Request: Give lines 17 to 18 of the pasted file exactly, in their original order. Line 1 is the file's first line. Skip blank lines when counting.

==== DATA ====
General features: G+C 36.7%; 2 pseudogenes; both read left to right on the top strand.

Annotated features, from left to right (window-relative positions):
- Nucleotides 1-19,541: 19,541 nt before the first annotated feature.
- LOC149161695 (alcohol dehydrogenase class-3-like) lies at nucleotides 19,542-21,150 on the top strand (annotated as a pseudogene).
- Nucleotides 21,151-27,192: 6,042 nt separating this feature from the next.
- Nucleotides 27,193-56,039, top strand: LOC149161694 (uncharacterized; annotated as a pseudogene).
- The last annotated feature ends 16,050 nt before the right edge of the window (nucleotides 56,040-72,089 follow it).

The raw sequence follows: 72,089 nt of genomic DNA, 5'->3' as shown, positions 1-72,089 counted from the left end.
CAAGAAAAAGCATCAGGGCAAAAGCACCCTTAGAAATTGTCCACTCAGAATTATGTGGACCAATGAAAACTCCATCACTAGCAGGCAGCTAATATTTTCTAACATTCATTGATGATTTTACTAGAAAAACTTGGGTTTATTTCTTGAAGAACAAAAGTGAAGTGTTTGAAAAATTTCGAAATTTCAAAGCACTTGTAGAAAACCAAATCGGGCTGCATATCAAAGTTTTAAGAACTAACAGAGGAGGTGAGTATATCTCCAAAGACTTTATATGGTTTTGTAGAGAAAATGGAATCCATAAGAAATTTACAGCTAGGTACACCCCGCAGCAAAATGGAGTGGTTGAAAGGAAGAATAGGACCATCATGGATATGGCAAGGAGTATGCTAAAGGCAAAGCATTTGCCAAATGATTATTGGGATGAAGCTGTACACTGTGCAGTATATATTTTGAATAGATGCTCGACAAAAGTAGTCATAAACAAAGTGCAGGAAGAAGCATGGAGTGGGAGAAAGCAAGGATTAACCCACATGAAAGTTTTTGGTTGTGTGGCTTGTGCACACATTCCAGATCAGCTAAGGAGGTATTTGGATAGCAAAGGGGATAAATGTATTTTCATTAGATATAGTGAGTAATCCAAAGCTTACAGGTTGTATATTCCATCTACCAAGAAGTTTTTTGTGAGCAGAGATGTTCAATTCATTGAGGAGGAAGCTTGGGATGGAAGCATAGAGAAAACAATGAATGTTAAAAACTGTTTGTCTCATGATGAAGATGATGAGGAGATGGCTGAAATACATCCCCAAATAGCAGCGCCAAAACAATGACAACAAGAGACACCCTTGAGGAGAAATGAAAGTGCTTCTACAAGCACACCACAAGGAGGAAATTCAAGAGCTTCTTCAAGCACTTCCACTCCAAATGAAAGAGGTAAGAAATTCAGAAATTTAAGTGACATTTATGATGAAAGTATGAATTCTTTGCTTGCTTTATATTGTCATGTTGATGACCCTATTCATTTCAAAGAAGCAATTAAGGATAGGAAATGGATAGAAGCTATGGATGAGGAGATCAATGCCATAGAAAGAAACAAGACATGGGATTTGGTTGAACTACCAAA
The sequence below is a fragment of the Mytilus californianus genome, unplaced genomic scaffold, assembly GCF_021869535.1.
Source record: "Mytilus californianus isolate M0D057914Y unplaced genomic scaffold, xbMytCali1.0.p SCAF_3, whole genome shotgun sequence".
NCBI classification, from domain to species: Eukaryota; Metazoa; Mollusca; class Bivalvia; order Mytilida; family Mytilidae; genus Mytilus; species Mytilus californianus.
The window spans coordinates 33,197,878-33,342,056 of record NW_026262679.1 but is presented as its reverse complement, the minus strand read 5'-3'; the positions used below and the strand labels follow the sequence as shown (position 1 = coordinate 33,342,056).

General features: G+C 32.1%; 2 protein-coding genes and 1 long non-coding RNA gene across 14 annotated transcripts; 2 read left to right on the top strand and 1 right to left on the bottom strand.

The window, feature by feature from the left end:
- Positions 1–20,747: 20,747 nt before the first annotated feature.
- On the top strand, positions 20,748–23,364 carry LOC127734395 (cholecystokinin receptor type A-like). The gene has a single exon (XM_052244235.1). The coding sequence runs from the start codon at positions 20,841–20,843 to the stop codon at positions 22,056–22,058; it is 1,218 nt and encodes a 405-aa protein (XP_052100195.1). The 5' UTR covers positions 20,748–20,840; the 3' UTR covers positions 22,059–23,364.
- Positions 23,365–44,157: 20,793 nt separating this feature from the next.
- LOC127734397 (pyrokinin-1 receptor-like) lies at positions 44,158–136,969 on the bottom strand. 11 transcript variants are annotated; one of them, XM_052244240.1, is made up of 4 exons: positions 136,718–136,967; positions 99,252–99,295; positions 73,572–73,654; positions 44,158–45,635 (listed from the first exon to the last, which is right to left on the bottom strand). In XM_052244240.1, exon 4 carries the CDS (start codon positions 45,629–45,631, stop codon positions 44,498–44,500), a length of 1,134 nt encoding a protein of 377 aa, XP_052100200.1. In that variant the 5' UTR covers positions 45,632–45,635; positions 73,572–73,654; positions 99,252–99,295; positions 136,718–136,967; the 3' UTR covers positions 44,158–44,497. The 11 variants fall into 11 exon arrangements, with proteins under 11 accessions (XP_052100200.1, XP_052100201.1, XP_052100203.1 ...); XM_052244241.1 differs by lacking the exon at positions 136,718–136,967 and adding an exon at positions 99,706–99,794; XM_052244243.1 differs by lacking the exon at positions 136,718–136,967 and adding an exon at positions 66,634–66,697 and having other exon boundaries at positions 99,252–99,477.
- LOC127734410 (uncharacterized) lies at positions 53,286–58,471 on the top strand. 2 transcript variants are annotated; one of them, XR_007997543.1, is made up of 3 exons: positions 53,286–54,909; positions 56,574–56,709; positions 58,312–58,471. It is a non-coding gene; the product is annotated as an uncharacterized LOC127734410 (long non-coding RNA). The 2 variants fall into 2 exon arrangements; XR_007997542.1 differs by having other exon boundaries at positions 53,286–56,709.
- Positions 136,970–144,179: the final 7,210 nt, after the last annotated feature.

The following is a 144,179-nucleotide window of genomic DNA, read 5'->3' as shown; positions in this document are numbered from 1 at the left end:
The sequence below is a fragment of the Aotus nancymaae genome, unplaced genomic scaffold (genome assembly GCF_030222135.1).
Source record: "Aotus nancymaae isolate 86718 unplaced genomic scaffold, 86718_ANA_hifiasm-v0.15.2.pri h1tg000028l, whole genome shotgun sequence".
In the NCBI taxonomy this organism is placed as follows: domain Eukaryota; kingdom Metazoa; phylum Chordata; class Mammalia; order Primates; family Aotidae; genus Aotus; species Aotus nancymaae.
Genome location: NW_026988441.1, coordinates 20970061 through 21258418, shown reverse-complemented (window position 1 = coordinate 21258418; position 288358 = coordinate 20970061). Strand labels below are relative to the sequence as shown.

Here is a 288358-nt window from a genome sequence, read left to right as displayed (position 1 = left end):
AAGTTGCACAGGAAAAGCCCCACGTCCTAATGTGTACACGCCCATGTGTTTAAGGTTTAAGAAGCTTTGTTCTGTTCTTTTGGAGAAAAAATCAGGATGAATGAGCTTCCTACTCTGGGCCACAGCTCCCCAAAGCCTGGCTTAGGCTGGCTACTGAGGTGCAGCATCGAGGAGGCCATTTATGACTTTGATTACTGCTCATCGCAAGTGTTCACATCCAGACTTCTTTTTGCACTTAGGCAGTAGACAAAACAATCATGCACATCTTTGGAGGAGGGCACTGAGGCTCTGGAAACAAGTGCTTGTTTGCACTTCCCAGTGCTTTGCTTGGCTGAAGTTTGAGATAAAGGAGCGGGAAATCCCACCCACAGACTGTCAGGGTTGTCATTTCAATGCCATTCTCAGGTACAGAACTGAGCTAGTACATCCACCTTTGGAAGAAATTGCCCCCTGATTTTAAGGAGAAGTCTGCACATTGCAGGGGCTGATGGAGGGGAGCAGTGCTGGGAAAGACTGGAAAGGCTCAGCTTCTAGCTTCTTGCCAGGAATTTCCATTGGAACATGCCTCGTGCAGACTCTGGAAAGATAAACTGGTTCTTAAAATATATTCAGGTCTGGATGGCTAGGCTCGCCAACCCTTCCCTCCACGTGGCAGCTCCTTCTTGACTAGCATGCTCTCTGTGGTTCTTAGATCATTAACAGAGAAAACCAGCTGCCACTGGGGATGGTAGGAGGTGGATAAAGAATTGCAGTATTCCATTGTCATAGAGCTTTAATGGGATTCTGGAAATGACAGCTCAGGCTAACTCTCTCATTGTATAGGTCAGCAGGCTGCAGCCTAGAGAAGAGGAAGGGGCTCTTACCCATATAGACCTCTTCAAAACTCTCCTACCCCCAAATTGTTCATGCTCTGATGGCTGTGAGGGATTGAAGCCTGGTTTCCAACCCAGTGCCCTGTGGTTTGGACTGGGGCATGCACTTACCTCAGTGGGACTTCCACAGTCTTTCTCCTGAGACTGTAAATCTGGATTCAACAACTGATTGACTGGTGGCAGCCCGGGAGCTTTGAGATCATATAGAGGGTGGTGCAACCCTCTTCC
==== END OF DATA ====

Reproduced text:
- On the top strand, positions 20,748–23,364 carry LOC127734395 (cholecystokinin receptor type A-like). The gene has a single exon (XM_052244235.1). The coding sequence runs from the start codon at positions 20,841–20,843 to the stop codon at positions 22,056–22,058; it is 1,218 nt and encodes a 405-aa protein (XP_052100195.1). The 5' UTR covers positions 20,748–20,840; the 3' UTR covers positions 22,059–23,364.
- Positions 23,365–44,157: 20,793 nt separating this feature from the next.